About a week ago the State of Alaska triggered some avalanches on Atigun Pass and then cleared a path through for the trucks. The first video is a short one taken right after the loader and blower were done and the second one is longer and that’s when Jack was heading back the other direction, toward Prudhoe Bay. Thanks to the State for being proactive in keeping our truckers safe!
This is what it looks like when caribou cross your path on the Dalton Highway (click on the first one and scroll to the right to see them full size):
And here are three moose next to the Welcome to Fairbanks sign on the Parks Highway, taken the day after the caribou but there was no snow in Fairbanks at that time (10 days ago). Jack says this is a bull and his harem. You can barely see the one on the other side of the bushes but Jack says he’s a young bull trying to build a harem. The moose on the right looks to me like a young moose, possibly a calf of the cow. All-about-moose.com says about this topic: “The taiga moose calf will stay within visible proximity whereas with tundra moose calves they will generally avoid the harems the bulls collect. Bulls will tolerate yearlings but for the most part calves avoid the harem group.” We didn’t even know there was a difference between taiga and tundra moose.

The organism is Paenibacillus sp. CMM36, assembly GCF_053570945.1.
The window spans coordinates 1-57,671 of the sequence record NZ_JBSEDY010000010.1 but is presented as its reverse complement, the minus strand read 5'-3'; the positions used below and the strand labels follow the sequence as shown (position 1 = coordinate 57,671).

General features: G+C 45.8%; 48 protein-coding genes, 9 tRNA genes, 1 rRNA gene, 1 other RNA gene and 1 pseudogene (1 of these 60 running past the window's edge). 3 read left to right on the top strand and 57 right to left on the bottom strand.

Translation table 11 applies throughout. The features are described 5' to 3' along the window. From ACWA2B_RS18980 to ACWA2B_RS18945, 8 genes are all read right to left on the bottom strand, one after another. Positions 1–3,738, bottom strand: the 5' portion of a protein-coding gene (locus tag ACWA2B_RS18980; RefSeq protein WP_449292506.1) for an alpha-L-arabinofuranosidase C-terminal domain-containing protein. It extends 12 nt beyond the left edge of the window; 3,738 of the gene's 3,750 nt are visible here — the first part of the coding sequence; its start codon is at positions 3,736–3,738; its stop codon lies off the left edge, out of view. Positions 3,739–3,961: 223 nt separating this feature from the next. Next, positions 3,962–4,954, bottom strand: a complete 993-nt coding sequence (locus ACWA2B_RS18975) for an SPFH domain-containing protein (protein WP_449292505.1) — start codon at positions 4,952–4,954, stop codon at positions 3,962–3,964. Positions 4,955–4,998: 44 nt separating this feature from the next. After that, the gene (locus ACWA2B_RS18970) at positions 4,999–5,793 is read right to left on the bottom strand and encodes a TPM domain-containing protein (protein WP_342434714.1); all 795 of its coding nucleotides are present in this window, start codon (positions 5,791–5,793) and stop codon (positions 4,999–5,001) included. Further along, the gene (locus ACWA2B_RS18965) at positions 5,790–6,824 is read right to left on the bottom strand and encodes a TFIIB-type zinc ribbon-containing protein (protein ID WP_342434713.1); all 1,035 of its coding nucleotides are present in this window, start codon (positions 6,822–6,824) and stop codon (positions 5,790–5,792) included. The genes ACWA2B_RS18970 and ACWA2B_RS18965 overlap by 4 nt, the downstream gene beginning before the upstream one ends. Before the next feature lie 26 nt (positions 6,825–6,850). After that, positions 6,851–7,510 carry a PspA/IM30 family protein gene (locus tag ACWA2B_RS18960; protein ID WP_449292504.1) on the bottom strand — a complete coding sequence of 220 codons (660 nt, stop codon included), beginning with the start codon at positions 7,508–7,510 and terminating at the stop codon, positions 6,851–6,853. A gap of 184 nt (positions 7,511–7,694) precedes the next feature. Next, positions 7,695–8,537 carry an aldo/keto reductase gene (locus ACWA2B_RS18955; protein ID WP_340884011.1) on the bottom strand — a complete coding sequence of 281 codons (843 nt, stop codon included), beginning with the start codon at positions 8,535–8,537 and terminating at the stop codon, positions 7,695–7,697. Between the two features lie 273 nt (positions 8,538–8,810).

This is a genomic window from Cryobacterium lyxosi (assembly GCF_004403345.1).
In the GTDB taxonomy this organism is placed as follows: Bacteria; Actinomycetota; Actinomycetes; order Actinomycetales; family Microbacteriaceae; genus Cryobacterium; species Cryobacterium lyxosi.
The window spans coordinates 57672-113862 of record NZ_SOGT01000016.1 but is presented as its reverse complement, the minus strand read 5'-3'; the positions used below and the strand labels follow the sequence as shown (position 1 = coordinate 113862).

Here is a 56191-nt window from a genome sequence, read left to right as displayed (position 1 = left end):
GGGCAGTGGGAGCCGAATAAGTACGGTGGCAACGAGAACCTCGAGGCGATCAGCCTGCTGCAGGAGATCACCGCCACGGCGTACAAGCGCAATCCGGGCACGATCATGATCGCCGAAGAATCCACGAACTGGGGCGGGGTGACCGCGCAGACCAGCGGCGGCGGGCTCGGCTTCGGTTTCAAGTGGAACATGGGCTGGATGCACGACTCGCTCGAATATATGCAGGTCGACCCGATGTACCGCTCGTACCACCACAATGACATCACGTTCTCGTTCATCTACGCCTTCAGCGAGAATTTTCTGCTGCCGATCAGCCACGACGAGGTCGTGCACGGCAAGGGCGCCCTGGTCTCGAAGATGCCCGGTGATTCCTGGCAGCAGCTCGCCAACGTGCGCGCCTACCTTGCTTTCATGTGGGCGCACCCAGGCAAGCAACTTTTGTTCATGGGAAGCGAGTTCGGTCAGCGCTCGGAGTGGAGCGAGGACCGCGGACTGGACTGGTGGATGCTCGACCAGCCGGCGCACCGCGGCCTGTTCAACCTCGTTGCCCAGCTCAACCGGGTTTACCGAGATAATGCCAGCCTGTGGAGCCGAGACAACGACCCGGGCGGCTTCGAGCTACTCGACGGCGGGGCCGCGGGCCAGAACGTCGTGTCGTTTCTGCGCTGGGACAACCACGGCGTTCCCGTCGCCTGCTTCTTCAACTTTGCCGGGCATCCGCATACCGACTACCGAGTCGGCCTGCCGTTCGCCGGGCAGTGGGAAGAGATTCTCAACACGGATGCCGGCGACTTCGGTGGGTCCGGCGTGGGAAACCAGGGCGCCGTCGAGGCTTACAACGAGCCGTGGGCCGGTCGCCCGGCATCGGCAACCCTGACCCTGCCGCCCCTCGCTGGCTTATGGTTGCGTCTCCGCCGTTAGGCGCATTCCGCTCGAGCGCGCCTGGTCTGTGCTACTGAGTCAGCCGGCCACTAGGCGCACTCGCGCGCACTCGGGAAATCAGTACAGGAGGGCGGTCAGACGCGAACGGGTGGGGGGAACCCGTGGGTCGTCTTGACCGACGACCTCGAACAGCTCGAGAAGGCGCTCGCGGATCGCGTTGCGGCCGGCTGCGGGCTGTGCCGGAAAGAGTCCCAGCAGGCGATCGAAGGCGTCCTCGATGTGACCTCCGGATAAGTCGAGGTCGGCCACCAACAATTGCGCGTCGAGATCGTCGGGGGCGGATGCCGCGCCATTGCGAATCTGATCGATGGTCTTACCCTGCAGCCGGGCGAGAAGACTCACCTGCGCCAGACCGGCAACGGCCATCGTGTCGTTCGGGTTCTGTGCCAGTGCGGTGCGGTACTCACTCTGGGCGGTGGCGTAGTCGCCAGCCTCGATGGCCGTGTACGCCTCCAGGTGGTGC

For some reason, years ago, Jack documented this heavy haul load quite thoroughly so why not share it with you guys. This is a 2006 heavy haul load with 2 push trucks going up Atigun Pass on the Dalton Highway, and coming down the other side. The load might be some kind of heater, maybe to heat the oil going down the pipeline, but Jack’s not totally sure. It’s an outside unit so didn’t need to be covered. Click on the first one and scroll to the right.
Jack was able to meet Alaska Senator Lisa Murkowski this past week! There was a get-together to discuss the condition of the Dalton Highway, and to try to raise money to improve the notoriously pock-marked and wash-boarded road. Also attending were the head of the US Dept of Transportation, Elaine Chao, and several other Carlile drivers and employees. Click on the first one to enlarge, and scroll to the right.
Tom Hendricks, Jack Jessee, Elaine Chao, Lisa Murkowski, John Slater and Phil Kromm
The conference room in Prudhoe Bay where they met…
and the drivers with blue booties on.
The Carlile guys.
Lisa Murkowskit being given a pipeline memento by Alyeska Pipeline president, Thomas Barrett.
Secretary of Transportation, Elain Chao; Jack; and Alaska Senator Lisa Murkowski
A scruffy Carlile driver with our highly esteemed Senator.
Happy Fourth of July! Here are some photos from Bandelier National Monument in New Mexico. Cliff dwellings are always fun to see and this is one of the best places to experience them. There’s more info on the captions and in order to see them and the photos at original size, click on the first photo and scroll to the right. Be careful with those fireworks!
Looking down into the canyon where the Native American cliff dwellings are.